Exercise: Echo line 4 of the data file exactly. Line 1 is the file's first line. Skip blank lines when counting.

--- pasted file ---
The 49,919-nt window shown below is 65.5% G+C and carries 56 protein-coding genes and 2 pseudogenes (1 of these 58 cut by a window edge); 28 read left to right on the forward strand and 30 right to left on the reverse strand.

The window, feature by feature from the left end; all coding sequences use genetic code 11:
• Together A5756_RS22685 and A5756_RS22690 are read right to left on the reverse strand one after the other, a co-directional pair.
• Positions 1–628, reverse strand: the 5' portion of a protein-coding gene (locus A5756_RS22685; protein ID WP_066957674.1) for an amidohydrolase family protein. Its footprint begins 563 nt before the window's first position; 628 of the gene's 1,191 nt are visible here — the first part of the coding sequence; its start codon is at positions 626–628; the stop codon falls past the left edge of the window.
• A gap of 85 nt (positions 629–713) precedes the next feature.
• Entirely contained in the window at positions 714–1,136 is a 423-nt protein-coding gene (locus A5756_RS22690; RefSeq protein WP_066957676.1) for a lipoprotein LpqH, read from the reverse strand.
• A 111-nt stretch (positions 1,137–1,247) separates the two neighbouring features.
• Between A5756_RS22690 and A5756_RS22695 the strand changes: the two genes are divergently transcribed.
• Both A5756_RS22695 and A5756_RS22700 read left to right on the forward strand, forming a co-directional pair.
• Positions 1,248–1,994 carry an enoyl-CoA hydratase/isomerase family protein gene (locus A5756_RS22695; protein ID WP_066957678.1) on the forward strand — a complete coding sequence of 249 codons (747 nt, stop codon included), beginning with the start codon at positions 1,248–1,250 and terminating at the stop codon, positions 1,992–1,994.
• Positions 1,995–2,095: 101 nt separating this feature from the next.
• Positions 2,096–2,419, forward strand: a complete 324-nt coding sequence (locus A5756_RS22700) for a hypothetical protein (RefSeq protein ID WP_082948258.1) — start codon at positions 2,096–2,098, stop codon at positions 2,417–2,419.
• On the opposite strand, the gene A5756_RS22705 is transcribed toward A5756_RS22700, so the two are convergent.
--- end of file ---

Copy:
• Positions 1–628, reverse strand: the 5' portion of a protein-coding gene (locus A5756_RS22685; protein ID WP_066957674.1) for an amidohydrolase family protein. Its footprint begins 563 nt before the window's first position; 628 of the gene's 1,191 nt are visible here — the first part of the coding sequence; its start codon is at positions 626–628; the stop codon falls past the left edge of the window.